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A statistical comparison of spatio-temporal surface moisture patterns beneath a semi-natural grassland and permanent pasture: From drought to saturation

Research output: Contribution to journalJournal article

Published
<mark>Journal publication date</mark>30/06/2020
<mark>Journal</mark>Hydrological Processes
Issue number13
Volume34
Number of pages21
Pages (from-to)3000-3020
Publication statusPublished
Early online date5/05/20
Original languageEnglish

Abstract

Some 60% of the agricultural land in the UK is grassland. This is mostly located in the wetter uplands of the west and north, with the majority intensively managed as permanent pasture. Despite its extent, there is a lack of knowledge regarding how agricultural practices have altered the hydrological behaviour of the underlying soils relative to the adjacent moorland covered by semi‐natural grassland. Near‐surface soil moisture content is an expression of the changes that have taken place and is critical in the generation of flood‐producing overland‐flows. This study aims to develop a pioneering paired‐plot approach, producing 1536 moisture measurements at each of the monitoring dates throughout the studied year, that were subsequently analysed by a comparison of frequency distributions, visual‐cum‐geostatistical investigation of spatial patterns and mixed‐effects regression modelling.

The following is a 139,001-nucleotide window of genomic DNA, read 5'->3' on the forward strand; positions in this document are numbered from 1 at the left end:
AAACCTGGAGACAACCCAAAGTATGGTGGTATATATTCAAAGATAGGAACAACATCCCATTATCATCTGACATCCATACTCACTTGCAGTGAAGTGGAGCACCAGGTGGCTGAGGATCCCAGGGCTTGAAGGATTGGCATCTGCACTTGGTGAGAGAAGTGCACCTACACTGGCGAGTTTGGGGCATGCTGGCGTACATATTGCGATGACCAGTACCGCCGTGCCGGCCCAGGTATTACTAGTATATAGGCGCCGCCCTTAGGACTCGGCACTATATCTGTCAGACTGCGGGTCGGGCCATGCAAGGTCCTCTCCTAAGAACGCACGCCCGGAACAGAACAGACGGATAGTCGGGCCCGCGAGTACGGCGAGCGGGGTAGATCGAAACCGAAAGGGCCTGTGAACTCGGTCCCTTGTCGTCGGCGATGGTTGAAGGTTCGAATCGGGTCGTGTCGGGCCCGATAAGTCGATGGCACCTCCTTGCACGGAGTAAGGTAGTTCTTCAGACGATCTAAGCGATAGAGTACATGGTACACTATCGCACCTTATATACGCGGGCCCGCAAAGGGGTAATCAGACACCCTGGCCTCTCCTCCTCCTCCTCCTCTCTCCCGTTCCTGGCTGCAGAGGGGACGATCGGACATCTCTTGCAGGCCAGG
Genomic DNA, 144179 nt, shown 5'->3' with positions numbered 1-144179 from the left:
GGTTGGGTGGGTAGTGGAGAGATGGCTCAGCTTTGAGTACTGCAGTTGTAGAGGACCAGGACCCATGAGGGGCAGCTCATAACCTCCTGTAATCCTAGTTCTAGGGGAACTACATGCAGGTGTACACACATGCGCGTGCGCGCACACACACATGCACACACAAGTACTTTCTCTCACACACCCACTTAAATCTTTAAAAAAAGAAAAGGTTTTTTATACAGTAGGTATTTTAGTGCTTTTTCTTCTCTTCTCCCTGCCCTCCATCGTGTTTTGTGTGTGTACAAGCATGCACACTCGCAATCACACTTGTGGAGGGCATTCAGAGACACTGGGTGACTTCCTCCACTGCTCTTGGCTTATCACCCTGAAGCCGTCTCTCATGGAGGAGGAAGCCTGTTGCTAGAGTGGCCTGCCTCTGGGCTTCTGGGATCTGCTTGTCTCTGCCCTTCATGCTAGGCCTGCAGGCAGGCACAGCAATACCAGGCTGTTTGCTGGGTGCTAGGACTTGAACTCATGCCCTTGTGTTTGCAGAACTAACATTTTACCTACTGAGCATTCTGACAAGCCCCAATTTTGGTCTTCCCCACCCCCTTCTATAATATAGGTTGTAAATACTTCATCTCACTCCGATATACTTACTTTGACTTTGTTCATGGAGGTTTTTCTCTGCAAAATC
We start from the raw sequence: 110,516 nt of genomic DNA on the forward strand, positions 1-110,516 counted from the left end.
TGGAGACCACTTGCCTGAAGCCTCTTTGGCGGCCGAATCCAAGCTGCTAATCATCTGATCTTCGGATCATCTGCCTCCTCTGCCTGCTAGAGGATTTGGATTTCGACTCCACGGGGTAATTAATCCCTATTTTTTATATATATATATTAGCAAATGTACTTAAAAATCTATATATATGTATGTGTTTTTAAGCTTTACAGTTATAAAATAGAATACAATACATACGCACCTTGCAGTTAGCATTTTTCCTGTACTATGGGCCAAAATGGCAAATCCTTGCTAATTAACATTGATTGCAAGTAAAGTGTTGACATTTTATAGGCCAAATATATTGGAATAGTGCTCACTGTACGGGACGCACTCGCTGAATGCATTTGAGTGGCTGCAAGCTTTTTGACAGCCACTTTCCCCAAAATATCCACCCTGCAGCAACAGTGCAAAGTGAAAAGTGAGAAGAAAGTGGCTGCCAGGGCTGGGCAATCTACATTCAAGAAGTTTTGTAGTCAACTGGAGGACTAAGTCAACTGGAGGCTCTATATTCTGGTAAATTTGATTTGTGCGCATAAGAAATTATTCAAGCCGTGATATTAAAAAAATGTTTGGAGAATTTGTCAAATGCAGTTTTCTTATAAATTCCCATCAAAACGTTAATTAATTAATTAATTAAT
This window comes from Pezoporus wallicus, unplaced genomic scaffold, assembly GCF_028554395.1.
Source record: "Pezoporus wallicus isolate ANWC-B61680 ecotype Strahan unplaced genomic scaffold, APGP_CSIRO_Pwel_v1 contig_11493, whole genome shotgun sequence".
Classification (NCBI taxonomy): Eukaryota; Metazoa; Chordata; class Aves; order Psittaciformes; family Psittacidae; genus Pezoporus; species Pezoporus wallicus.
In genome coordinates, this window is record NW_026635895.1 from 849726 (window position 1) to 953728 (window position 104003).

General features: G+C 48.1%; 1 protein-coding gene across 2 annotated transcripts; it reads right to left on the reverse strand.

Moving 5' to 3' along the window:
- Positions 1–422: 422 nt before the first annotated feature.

The analysis demonstrated that the practices taking place in the pasture (ploughing, re‐seeding and drainage) reduced the natural diversity in moisture patterns. Compared to adjacent moorland, the topsoil dried much faster in spring with the effects requiring offset with moisture from slurry applications in summer. With the onset of autumn rains, these applications then made the topsoil wetter than the moorland, heightening the likelihood of flood‐producing overland‐flow. During the sampling within one such storm‐event, the adjacent moorland was almost as wet as the pasture with both visibly generating overland‐flow. These contrasts in soil moisture were statistically significant throughout. Further, they highlight the need to scale‐up the monitoring with numerous plot‐pairs to see if the observed highly dynamic, contrasting behaviour is present at the landscape‐scale. Such research is fundamental to designing appropriate agricultural interventions to deliver sustainable sward production for livestock or methods of mitigating overland‐flow incidence that would otherwise heighten flood‐risk or threaten water‐quality in rivers.